By Annie Harpel

years spent baking on the beach
desert wrinkles, sunspot hands
blue veins run like rivers
look close
through a magnifying glass
see every line of time
tear, tirade, loss, triumph
every season passed
every scar of life

Annie Harpel writes, “to sift through the details of life.”

The Caretaker

By Steven Holding

I remember.
Lying side by side, floating in the ocean, looking up at the night sky. Your hand in mine. Time seemed to stop as all sense of self dissipated, swallowed whole by the darkness, life as meaningless as each single speck of distant white light.
So many!
Millions and millions of stars.
It’s said you die twice. Once, as all that you are leaves this planet. Then a second death, when the last one to know you is gone.
In this place, I’m reminded every day of who I am.
I don’t know your name.
But I remember you.

“Twenty-six letters rearranged then placed upon a page never ceases to amaze.” – the writer

The Fork Told the Spoon

By Barbara Schilling Hurwitz

I know it’s cold here set on this empty dining room table, behind shuttered restaurant doors, where the lingering scent of sumptuous food has dissipated. The hustle of waiters, the soft conversations and the sounds of clinking glasses are now all shadows of memories. Gone are the warm hands that once caressed us as we sank into the chef’s luscious indulgences. And most of all, we miss the mouthwatering lips between which we slipped, and the tongues that licked us clean.

But we’re not alone. We’re lucky to have each other to cling to through these otherwise dreary, lonely days.

“I write to keep my mind active and thoughts positive through these troubling days.” – the writer

The Subway Musician

By Shira Wilder

The day has been long. I’m sick of the city, I tell myself. My weary body won’t hold me up forever. Soon I will look like one of those old ladies everyone pities, until they become one themselves: lonely, back permanently hunched from urban living, weighed down by grocery bags and regrets.

My footsteps echo in the freezing station. I approach the melancholy refrain of a lone saxophone, playing just for me. The old man’s eye is foggy with cataracts, but his melody sees deep into my soul. Transfixed, I can’t help but smile.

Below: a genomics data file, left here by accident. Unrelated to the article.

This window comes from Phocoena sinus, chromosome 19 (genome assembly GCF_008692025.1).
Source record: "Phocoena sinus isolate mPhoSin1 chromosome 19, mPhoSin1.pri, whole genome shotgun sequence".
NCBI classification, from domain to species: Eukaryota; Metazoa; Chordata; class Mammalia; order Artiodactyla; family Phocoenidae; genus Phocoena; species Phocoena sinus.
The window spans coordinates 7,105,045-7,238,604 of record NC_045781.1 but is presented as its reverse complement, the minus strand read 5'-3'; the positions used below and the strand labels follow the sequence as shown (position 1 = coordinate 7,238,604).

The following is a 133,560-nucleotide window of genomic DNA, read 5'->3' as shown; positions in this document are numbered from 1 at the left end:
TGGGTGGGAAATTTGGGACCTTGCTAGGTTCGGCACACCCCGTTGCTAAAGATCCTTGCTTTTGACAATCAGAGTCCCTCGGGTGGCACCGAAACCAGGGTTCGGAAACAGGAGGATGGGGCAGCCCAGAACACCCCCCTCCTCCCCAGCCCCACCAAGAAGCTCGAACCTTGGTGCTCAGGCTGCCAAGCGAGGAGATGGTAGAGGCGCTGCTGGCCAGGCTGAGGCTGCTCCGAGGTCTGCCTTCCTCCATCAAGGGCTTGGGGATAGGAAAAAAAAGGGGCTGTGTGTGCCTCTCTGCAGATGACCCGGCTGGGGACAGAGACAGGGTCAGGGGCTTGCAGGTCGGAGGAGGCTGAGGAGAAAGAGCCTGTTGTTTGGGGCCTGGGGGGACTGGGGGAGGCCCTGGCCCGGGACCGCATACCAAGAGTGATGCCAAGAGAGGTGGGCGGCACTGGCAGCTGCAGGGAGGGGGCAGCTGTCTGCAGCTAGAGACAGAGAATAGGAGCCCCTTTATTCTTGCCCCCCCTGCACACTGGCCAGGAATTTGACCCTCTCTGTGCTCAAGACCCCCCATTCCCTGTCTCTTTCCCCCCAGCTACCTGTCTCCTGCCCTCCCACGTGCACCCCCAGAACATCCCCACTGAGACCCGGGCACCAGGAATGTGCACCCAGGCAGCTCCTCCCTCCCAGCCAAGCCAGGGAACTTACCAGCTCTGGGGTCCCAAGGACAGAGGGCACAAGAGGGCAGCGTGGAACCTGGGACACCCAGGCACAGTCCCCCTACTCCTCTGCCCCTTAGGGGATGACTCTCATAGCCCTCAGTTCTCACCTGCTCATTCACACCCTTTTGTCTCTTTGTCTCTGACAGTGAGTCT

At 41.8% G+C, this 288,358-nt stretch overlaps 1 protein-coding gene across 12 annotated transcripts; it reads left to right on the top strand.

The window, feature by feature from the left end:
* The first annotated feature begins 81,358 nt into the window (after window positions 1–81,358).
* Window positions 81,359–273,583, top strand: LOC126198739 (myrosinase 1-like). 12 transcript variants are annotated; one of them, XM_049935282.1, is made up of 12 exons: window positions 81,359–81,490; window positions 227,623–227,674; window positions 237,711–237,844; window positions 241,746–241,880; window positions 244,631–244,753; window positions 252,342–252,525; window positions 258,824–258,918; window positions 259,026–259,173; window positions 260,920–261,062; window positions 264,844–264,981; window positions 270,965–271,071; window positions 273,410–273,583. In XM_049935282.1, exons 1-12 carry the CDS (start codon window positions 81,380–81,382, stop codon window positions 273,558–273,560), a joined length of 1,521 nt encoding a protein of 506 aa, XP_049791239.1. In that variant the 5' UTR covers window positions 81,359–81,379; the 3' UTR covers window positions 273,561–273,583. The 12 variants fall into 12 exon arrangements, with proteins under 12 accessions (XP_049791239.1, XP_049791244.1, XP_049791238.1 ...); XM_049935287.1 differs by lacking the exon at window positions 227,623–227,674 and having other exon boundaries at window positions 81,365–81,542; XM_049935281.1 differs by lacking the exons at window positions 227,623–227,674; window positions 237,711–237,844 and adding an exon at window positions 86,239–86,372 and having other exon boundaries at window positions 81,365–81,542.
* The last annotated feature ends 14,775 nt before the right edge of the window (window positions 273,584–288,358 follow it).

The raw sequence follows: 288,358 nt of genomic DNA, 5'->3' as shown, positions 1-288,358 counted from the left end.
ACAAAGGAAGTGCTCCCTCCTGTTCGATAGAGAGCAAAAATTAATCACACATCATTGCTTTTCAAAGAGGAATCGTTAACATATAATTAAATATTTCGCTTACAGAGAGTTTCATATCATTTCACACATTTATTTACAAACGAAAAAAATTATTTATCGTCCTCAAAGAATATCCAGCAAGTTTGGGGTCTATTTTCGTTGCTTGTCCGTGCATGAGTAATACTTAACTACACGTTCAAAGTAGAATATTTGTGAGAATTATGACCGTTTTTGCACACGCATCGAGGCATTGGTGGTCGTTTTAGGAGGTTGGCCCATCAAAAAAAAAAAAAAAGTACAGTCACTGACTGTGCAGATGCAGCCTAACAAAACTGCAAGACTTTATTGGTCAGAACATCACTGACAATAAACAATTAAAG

“I write because the mundane really is magical.” – the writer

Six Shots

By John L. Malone

Six shots ring out.
Fat, hollow bangs
ricocheting against the walls
of the night.
I tense waiting for a cry
of pain,
a howl of distress,
a ruckus of some sort,
someone doing a runner from the commission
of a crime,
an active shooter on the prowl, who maybe
is not done yet.
But there is nothing
only a twitchy silence
a dead emptiness for our imaginations
to fill

John is a South Australian writer of poetry, flash fiction and the occasional short story.


By R. Gene Turchin

When the garbage on earth began to be too much, we gave up parks and enclosed our rivers in pipes. We fired one way rockets full of the detritus of human society onto the moon’s dusty seas. At first on the dark side but after a while we didn’t care anymore, we just didn’t want to wallow in our own refuse. Talking points were three:

At least it won’t smell.
It won’t catch fire.
We won’t get all kinds of funky bacteria growing up there.

They were wrong about the last bullet point.

R. Gene Turchin writes “to construct something out of an idea.”

Waves of Regret

By Michael Degnan

The ferry arrived 20 minutes ago, but I still feel the swell of the ocean. How strange the way we can preserve sensations in our bodies.

It’s the same with you. I still feel you pressed against me, swaying during our first dance. I still feel the lace of your white dress. That was 20 years ago.

I look at the sky. The sunset’s red streaks are like the lipstick marks you found on my collar a couple of years later. I arrive alone at my rental and sit down, regret still pulsing through my body like a violent ocean.

Michael Degnan lives in Peaks Island, Maine. He writes because “it helps him think.”

It Isn’t Normal

By Bruce Levine

The new normal
which isn’t normal
The perpetrators of the myth
who propagate the idea
True believers of the hyperbole
lulled into apathy
And the apathetic don’t care
as long as they can follow the herd
Believing that there is
a new normal
Refraining from thinking
as they sink into depression
And the new normal is the
isolation of fear
Manifesting the new reality
of loneliness and suicide

“I had to write this because this is what I see all around me.” – the writer

All The Concerts Are Canceled

Image submitted by author.

By Sarah Grady

Been jogging, to scratch an itch, a footfall with each drumbeat in the headphones. I run because I don’t dance lately. Running is a weak substitute, too stern for my tastes. I still itch.

I need a roomful of people, united, bodies pulsing with inertia, respiration entwined with rhythm. I miss looking around at joyful faces, delighted cheers, enraptured movements. I miss the closed eyes. I miss the sweat on the performers.

When I run, the sun often shines in my eyes. It is together in the darkness that we find momentum.

Sarah Grady writes “to spend time with ideas that shape a person and her life.”



By Brian Maycock

The dealer makes his way slow along the pavement. The street lamps are broken. I don’t see until he is within touching distance that he is barefoot. His toes bristle with hair.

His smile is sharp as he produces the bag. There is a swish of movement in the dark behind him.

Unseen, close by, sirens scream. The tips of shadows touch. Demons watch as I curl up on a park bench.

The monsters begin to dim, settle into a haze. I am safe. Until the drugs begin to fade.

“I write for the same reason I read: I love the written word.” – the writer